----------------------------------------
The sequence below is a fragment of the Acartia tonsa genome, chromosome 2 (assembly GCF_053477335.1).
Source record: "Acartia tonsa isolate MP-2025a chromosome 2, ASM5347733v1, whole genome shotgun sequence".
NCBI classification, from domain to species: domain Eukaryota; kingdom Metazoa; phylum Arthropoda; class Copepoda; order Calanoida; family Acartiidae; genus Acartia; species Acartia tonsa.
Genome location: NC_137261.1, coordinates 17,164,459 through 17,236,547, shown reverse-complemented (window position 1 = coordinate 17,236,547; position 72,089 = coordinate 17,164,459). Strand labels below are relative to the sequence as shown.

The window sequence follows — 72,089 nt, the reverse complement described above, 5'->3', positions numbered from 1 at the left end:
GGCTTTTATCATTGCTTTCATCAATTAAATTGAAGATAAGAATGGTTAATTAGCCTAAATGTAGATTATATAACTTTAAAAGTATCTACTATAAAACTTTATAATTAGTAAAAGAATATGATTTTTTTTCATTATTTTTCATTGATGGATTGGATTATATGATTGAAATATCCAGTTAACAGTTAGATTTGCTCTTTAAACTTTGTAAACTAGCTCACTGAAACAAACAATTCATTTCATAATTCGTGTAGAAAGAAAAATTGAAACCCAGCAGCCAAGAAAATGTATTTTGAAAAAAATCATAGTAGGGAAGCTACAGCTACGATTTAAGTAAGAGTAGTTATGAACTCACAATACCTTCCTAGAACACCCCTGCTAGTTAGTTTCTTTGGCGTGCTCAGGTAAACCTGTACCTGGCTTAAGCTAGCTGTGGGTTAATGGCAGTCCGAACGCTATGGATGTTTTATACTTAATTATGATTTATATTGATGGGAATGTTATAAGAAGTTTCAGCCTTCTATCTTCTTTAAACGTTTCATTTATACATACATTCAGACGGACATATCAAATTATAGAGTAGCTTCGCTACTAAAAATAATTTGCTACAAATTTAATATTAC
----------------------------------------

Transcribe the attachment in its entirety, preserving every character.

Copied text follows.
The sequence below is a fragment of the Acartia tonsa genome, chromosome 2 (assembly GCF_053477335.1).
Source record: "Acartia tonsa isolate MP-2025a chromosome 2, ASM5347733v1, whole genome shotgun sequence".
NCBI classification, from domain to species: domain Eukaryota; kingdom Metazoa; phylum Arthropoda; class Copepoda; order Calanoida; family Acartiidae; genus Acartia; species Acartia tonsa.
Genome location: NC_137261.1, coordinates 17,164,459 through 17,236,547, shown reverse-complemented (window position 1 = coordinate 17,236,547; position 72,089 = coordinate 17,164,459). Strand labels below are relative to the sequence as shown.

The window sequence follows — 72,089 nt, the reverse complement described above, 5'->3', positions numbered from 1 at the left end:
GGCTTTTATCATTGCTTTCATCAATTAAATTGAAGATAAGAATGGTTAATTAGCCTAAATGTAGATTATATAACTTTAAAAGTATCTACTATAAAACTTTATAATTAGTAAAAGAATATGATTTTTTTTCATTATTTTTCATTGATGGATTGGATTATATGATTGAAATATCCAGTTAACAGTTAGATTTGCTCTTTAAACTTTGTAAACTAGCTCACTGAAACAAACAATTCATTTCATAATTCGTGTAGAAAGAAAAATTGAAACCCAGCAGCCAAGAAAATGTATTTTGAAAAAAATCATAGTAGGGAAGCTACAGCTACGATTTAAGTAAGAGTAGTTATGAACTCACAATACCTTCCTAGAACACCCCTGCTAGTTAGTTTCTTTGGCGTGCTCAGGTAAACCTGTACCTGGCTTAAGCTAGCTGTGGGTTAATGGCAGTCCGAACGCTATGGATGTTTTATACTTAATTATGATTTATATTGATGGGAATGTTATAAGAAGTTTCAGCCTTCTATCTTCTTTAAACGTTTCATTTATACATACATTCAGACGGACATATCAAATTATAGAGTAGCTTCGCTACTAAAAATAATTTGCTACAAATTTAATATTAC